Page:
RC: Wrigley Field and Fenway Park are the last two of a dying breed. It’s baseball. When you walk into Wrigley Field, and you come up from the concourse, and you look down at that green field and the ivy, that to me is what baseball is all about. It’s not the new stadiums and all the big stuff. That’s all great. All these new ballparks are phenomenal. Target Field is great here in Minneapolis. But when you look at those fields like Wrigley Field, that’s what baseball is to me. It’s a nostalgic old look and knowing guys like Babe Ruth were in the batter’s box, and Ernie Banks and Santo and Billy Williams. All these guys have played in that ballpark. That’s what baseball is—the old with the new.
VL: What’s your take on what the Cubs front office is doing to try to build a winner?
RC: What the Cubs are doing is exactly what’s been going on here in Minnesota for the last few years. It’s the only way you can build a team and have it sustain itself. You can’t go out and not have homegrown players make an impact on your club day after day. It just doesn’t work. It might work for half a season. It might work for a season. But it doesn’t sustain itself for the long haul. So you have to build from the bottom up, and you have to have homegrown players contribute in a big way to the success of the organization. Then you add pieces to that. That’s the only way things work in Major League Baseball for any length of time.
VL: You’ve been in baseball your whole life. What do you do to get away from the game?
RC: I do a couple of different things. I’m a big golfer—love to play golf. I live on a golf course here in Minneapolis. So I’ll play some golf in the summer in Chicago. And I’m a bike rider. I love to bike—pedal bike—so I’ll be biking around the city. God knows I’ll probably bike to Wrigley Field a few times.
Top pitching prospect C.J. Edwards should start 2014 at Double-A Tennessee. (Photo by Aldrin Capulong/Daytona Cubs)
For many Chicagoans, February means cold weather. At Vine Line, it’s all about the Cubs minor league prospectus. In the February issue, fans can check out player breakdowns for more than 45 of the organization’s top prospects, from teenagers like Eloy Jimenez to elite talents like Javier Baez. We’ll post some of frequent contributor Sahadev Sharma’s player profiles here on the blog in the coming weeks so you can keep track of all the names to know in the Cubs highly-ranked system.
When President of Baseball Operations Theo Epstein introduced Jason McLeod as the Cubs’ VP of scouting and player development, Epstein referred to his new hire as a “secret weapon.” More than two years later, it’s easy to see why Epstein was so effusive in his praise.
Under McLeod’s watch, the scouting department hasn’t stopped working to revamp a system that’s jumped from the lower third of baseball to arguably one of the best in the game. Whether it’s through trades, international free agency or the draft, McLeod and his staff are grinding tirelessly to improve the Cubs farm system. This past season, he and former farm director Brandon Hyde oversaw one of the more fruitful years in recent memory in terms of player development, as prospects like Pierce Johnson, Javier Baez and Kyle Hendricks all took big steps forward.
Hyde will switch roles in 2014 to become new manager Rick Renteria’s bench coach, and Jaron Madison, formerly the director of amateur scouting, will take his place. Madison will oversee a minor league coaching staff that experienced minimal turnover after undergoing a major overhaul heading into the 2013 season. That continuity gives the Cubs confidence their recent player development success at the minor league level will continue, and there is certainly reason to believe the positive trend in scouting will carry into 2014 as well.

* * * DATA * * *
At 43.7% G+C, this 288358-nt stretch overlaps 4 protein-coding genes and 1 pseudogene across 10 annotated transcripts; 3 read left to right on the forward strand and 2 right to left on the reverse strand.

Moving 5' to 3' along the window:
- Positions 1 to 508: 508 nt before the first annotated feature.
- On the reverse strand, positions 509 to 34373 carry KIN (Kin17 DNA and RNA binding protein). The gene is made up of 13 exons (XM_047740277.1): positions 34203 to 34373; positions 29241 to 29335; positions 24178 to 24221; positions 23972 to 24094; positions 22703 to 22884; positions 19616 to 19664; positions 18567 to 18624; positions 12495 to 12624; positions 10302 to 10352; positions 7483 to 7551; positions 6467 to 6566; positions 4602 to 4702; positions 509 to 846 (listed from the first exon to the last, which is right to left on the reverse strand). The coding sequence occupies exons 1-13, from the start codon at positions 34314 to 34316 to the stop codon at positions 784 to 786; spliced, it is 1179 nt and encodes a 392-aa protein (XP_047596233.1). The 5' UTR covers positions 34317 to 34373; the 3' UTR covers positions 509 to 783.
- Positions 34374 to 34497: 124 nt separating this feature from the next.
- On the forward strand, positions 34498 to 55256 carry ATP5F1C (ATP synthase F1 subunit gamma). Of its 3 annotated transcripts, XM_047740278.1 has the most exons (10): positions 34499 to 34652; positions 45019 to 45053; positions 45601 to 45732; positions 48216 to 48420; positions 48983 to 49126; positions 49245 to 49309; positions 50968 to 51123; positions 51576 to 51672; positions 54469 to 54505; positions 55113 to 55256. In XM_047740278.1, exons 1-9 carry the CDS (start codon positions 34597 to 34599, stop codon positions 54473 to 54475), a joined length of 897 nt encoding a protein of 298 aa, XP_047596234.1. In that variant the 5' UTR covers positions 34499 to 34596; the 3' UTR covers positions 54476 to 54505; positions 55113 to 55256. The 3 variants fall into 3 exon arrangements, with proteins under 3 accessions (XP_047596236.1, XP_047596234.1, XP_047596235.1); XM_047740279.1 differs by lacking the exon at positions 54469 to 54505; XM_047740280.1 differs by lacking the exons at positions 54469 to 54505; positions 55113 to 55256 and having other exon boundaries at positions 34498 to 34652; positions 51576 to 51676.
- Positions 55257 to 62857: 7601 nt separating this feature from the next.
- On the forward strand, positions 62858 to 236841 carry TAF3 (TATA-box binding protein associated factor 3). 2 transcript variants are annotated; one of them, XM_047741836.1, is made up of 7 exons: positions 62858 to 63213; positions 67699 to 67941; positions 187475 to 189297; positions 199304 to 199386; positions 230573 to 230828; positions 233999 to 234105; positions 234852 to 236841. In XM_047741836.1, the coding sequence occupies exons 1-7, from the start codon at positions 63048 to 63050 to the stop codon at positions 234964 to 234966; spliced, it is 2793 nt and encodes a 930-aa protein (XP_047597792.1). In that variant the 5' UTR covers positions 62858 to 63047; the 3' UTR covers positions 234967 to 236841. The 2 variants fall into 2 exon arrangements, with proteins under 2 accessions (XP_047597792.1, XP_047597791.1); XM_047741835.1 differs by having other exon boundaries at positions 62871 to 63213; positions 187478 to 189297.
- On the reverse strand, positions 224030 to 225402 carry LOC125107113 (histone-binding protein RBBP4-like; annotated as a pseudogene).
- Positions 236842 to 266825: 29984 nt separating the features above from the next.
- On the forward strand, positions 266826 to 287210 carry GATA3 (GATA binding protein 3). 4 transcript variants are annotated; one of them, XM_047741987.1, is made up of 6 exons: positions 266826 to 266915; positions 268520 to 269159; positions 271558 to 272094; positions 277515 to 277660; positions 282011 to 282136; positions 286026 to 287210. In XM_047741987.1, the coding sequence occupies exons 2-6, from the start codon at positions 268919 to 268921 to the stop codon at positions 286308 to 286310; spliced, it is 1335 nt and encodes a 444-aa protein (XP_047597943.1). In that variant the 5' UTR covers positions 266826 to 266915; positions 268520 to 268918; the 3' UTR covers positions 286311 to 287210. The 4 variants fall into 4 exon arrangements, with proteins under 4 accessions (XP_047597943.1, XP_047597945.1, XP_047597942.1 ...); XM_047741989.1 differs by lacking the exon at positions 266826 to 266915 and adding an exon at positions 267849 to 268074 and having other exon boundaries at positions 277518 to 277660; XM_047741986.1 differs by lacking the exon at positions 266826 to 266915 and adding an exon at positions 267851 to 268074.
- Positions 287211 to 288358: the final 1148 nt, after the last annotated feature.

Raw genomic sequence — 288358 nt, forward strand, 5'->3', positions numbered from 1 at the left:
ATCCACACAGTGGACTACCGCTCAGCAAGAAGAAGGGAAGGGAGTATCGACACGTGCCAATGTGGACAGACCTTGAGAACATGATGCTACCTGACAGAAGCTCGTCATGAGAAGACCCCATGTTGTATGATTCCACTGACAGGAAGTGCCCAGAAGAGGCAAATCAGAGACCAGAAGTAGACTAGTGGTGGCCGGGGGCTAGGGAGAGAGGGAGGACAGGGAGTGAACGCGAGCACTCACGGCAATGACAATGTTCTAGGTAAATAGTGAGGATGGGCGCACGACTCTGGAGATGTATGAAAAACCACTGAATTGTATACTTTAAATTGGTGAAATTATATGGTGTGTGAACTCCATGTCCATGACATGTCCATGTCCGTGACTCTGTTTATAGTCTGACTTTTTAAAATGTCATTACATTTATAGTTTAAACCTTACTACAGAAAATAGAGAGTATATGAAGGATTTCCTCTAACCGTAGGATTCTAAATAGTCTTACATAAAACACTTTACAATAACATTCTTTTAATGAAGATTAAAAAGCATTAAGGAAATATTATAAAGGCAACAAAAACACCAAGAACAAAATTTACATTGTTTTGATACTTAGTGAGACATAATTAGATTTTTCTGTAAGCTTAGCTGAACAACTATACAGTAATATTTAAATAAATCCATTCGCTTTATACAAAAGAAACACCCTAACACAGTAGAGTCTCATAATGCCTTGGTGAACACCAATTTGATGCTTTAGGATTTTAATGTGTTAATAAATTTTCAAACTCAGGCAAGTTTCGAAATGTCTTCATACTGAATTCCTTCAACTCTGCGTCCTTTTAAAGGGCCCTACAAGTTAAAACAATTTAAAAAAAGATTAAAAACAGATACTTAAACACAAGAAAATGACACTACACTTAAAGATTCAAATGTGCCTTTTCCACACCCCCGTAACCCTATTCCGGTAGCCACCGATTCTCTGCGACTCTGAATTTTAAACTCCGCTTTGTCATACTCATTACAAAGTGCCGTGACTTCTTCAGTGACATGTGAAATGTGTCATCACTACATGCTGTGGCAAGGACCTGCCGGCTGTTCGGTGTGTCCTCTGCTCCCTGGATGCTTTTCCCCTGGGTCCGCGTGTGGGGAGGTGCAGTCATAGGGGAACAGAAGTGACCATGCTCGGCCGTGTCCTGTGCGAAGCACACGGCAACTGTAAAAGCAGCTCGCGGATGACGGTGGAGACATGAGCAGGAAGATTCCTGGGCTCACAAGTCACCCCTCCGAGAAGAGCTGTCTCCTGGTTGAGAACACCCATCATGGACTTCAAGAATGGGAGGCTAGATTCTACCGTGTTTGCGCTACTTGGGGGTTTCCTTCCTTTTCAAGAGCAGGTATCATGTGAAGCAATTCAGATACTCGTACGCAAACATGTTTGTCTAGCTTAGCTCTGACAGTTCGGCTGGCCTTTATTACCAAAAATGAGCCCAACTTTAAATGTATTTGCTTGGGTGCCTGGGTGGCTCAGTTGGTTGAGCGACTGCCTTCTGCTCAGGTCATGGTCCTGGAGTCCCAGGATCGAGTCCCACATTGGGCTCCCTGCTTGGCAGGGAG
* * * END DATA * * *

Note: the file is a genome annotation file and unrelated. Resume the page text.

One of the most important steps in the process—and certainly one of the most exciting—could take place this season, as some of the team’s highly touted prospects may finally get a chance to shine at Wrigley Field.
The Cubs system has it all: elite-level talent, near-ready bats and arms, raw youth and some real pitching depth. It doesn’t have a consensus top-of-the-rotation arm, but due to some shrewd trades and bulk drafting, it’s stocked with pitchers to dream about over the next few seasons.
Without further ado, let’s take a look at many of the key names to know. Some could be arriving at Wrigley soon—others still may be years away—but the Cubs hope they will all earn their stripes at some point down the line.
Not long ago, the top of the Cubs system consisted of players who were lucky to break into the top 50 of most national prospect rankings. Those days are gone. Entering last season, it was all about the big three—Javier Baez, Albert Almora and Jorge Soler. After last June’s draft, Kris Bryant entered the conversation. Then the Cubs traded Matt Garza for a little-known righty, formerly of the South Carolina bush leagues, named C.J. Edwards, who simply lit up the Florida State League and vaulted himself among the game’s top prospects.
Having elite talent, or impact talent, as the front office often calls it, is a difference maker. The Cubs have done well in stockpiling high-ceiling players over the past few seasons and, in doing so, have increased their chances of producing a top-tier major leaguer in the near future.
There have been rumblings that both Baez and Bryant could reach the big leagues in 2014. While they both certainly have immense talent, forecasting All-Star-caliber production from the get-go may be a bit optimistic. But great expectations come with the territory, given the system the Cubs have assembled. All five of these players are aware of the pressure that comes with strong performance, yet they’re prepared to try to live up to it. As Almora once said about hype, “Bring it on.”
HIGHEST 2013 LEVEL: KANE COUNTY
2013 STATS: .329/.376/.466 (61 GAMES)
Watching Almora play, no one tool stands out as elite. However, it’s the complete package, including his tremendous makeup and infectious confidence, that really sets him apart.